Jason Delp, president of the Pittsburgh-Western Allegheny Meridian Users Group, a small user group aligned with INNUA, said a Microsoft-Nortel alliance “would be a good thing for IT shops.” Having them work together could make IT operations more efficient and require less integration of various software tools, Delp said. IT shops are currently burdened by having to block third-party communications, such as instant messaging or consumer-grade voice-over-IP services, something a unified architecture might help, he said.

Delp is on the IT staff at Coventry Health Care Inc. in Cranberry Township, Pa., where Windows, Microsoft Communicator and a Nortel network are installed. “There’s always the possibility some Nortel users who are Microsoft haters won’t like this alliance, but you have to face it that from the corporate perspective, the trend is toward Microsoft applications,” Delp said.

He said he is not convinced that working with Microsoft will help Nortel that much. “After all its problems, Nortel is still in business and still around, but who knows for how long,” Delp said. “They’re on their way back, but they still have an uphill battle.

“Working with Microsoft could go either way for Nortel,” he said. “It could be the greatest thing to come along for Nortel or could fail miserably. Obviously, both companies thought it was a strong move.”

Another INNUA chapter president, Andy Rebar of the Heart of America chapter in Kansas City, Mo., said the alliance is “generally a good thing because of the strong market Microsoft has. [But] I wouldn’t say that I would drink the Microsoft Kool-Aid just because we have Nortel already. We’d have to look at the benefits and weigh the ins and outs.”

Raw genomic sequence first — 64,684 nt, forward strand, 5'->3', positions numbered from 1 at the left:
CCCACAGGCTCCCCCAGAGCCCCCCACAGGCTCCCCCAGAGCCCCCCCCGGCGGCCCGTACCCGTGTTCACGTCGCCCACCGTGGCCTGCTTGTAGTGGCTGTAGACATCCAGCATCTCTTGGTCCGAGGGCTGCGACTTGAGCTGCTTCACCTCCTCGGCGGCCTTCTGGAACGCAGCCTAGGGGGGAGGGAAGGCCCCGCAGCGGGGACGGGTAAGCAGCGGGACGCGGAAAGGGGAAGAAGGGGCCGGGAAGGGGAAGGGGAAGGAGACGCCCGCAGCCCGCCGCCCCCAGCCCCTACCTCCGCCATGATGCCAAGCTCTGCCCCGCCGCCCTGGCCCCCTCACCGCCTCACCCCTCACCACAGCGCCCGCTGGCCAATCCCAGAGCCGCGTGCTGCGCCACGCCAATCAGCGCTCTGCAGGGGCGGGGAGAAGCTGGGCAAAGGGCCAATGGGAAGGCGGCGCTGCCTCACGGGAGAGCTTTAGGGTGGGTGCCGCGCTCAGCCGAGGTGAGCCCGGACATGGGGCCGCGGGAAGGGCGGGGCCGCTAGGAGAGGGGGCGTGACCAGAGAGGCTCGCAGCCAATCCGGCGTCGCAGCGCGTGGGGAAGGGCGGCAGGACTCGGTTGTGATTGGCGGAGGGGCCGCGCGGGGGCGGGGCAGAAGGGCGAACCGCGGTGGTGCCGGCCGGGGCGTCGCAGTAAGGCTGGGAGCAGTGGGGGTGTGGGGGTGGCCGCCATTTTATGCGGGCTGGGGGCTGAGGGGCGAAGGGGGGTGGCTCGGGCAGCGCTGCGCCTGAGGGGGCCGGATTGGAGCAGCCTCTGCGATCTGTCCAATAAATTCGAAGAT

Rebar is on the IT staff at Fujifilm Sericol USA in Kansas City, Kan. He said Nortel’s alliance with Microsoft is “not a step backwards for Nortel,” but added, “It remains to be seen how it will pan out.”

Asked why Microsoft didn’t purchase Nortel outright with its ample cash, Ballmer said, “Seriously, Nortel is a great company that has a very different expertise than Microsoft has. We are not experts at enterprise networking, optical transmission, voice solutions and many things Nortel has done.” Ballmer said the two companies now have to figure out how “one plus one equals three.”

Zeus Kerravala, an analyst at Yankee Group Research Inc. in Boston, said the alliance’s impact on IT shops is that “it helps deliver communications integrated into the desktop faster than any one vendor trying to do it on their own.” Kerravala said the alliance could increase Microsoft’s lock on the office applications market, which might upset some IT managers.

Bill Lesieur, an analyst at Technology Business Research Inc. in Hampton, N.H., said the new Nortel-Microsoft alliance “will be pitted against the well-established Cisco-IBM duo in delivering IP telephony and unified communications.”

Ballmer said Microsoft is already competing with IBM and Cisco in many areas while at times also cooperating with them. “Customers will benefit from our energy and Nortel’s energy and what we bring together,” Ballmer said.

Rob Whiteley an analyst at Forrester Research Inc. in Cambridge, Mass., said the overall announcement is positive for IT shops and for both Microsoft and Nortel. The open question, he said, is how well Microsoft and Nortel work together.

“It needs to be a fluid operation and product, or their customers will go to Cisco, which has a fully integrated package” of unified communications software and networking, Whiteley said.